Deutsche Börse is to sue the European Commission over its decision to block a proposed $9 billion merger with Nyse Euronext.
Anti-trust officials at the Commission vetoed the proposed tie-up last month over fears that the deal would stifle competition in the derivatives markets.
European Commission antitrust chief Joaquin Almunia had demanded that Deutsche Börse and Nyse sell either the Eurex derivatives arm or Liffe if they wanted the deal to go ahead, a course of action which neither exchange was prepared to countenance.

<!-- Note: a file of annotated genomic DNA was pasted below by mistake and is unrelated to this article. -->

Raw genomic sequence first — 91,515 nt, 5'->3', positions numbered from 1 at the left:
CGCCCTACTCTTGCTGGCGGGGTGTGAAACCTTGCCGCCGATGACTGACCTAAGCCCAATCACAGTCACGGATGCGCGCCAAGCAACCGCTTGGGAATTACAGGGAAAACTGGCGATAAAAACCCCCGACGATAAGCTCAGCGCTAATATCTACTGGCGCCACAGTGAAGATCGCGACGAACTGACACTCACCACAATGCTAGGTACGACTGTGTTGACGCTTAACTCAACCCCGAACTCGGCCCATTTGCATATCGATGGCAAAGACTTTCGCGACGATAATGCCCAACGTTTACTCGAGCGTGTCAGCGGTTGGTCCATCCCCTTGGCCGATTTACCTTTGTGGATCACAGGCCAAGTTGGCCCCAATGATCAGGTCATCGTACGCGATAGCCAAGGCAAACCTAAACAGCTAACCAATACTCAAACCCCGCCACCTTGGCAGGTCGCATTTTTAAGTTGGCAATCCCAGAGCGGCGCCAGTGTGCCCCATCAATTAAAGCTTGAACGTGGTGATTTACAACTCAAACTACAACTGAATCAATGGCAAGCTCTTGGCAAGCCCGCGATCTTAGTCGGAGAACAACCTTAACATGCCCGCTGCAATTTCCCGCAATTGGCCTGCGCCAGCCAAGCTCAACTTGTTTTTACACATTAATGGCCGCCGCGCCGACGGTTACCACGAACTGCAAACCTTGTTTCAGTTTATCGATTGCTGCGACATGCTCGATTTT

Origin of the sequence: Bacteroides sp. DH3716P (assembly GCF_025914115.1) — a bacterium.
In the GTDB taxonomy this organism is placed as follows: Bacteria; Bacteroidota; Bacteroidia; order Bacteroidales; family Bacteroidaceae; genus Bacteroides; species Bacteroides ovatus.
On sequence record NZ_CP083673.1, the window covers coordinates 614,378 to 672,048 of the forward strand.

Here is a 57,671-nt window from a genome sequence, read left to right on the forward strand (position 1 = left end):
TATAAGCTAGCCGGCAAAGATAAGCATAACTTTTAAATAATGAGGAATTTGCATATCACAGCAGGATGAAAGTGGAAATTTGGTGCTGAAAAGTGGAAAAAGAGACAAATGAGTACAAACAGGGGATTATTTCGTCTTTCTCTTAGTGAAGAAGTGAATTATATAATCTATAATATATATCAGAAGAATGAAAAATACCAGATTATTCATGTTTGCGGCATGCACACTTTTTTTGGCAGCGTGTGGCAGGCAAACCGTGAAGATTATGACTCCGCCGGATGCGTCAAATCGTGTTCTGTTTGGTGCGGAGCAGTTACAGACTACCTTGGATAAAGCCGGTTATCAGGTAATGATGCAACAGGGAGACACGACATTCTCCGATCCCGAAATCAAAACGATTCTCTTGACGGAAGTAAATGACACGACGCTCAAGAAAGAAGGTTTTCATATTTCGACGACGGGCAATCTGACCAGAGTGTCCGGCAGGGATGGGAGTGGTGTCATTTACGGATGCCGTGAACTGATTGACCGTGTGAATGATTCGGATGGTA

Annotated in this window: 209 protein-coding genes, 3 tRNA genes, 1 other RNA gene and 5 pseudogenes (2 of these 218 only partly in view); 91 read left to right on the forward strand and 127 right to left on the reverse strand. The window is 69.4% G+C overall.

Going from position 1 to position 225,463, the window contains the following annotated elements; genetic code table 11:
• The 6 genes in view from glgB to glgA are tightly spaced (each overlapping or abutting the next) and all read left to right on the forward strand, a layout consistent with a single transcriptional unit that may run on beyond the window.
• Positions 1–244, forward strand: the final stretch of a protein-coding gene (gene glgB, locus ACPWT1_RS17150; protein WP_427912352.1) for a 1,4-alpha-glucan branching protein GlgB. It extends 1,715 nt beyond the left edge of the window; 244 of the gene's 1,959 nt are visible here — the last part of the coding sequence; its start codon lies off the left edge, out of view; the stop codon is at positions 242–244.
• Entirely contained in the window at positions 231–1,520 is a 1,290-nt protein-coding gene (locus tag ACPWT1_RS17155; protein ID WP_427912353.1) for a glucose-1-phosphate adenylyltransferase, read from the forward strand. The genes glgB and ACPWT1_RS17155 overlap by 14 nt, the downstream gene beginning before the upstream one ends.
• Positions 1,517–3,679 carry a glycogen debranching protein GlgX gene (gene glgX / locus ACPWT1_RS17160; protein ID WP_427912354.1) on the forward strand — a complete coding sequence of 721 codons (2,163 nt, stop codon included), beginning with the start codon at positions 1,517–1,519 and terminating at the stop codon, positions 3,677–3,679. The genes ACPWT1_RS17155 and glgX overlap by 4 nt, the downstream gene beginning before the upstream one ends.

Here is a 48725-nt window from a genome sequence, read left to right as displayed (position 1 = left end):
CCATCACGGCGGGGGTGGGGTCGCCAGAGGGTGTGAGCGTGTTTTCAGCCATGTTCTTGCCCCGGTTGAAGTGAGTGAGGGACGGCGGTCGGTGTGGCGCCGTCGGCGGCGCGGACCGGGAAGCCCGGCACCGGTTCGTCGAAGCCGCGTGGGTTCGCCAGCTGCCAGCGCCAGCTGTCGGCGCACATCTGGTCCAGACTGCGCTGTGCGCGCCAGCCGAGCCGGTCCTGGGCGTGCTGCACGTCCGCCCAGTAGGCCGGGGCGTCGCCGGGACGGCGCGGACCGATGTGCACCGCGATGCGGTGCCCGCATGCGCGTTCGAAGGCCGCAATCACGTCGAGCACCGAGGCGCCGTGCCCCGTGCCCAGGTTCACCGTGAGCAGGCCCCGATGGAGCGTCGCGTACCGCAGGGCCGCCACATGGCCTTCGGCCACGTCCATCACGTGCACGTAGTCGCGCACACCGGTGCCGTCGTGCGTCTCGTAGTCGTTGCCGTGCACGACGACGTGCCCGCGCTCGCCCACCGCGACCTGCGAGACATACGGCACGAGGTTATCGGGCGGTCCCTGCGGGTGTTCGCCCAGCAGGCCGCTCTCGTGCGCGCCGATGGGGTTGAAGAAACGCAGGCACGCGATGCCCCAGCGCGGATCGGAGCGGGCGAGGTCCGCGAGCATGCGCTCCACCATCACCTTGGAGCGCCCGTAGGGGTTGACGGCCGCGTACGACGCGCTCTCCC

Deutsche Börse, which had spent €80 million in project expenses during 2011 to bring about the planned merger, described the decision as a "black day" for Europe and for its future competitiveness on global financial markets.
The German exchange operator says it will take its case to the general court in Luxembourg. Nyse - which estimated its costs at $85 million - has yet to decide whether to join the action, which is likely to take over a year to grind through the courts.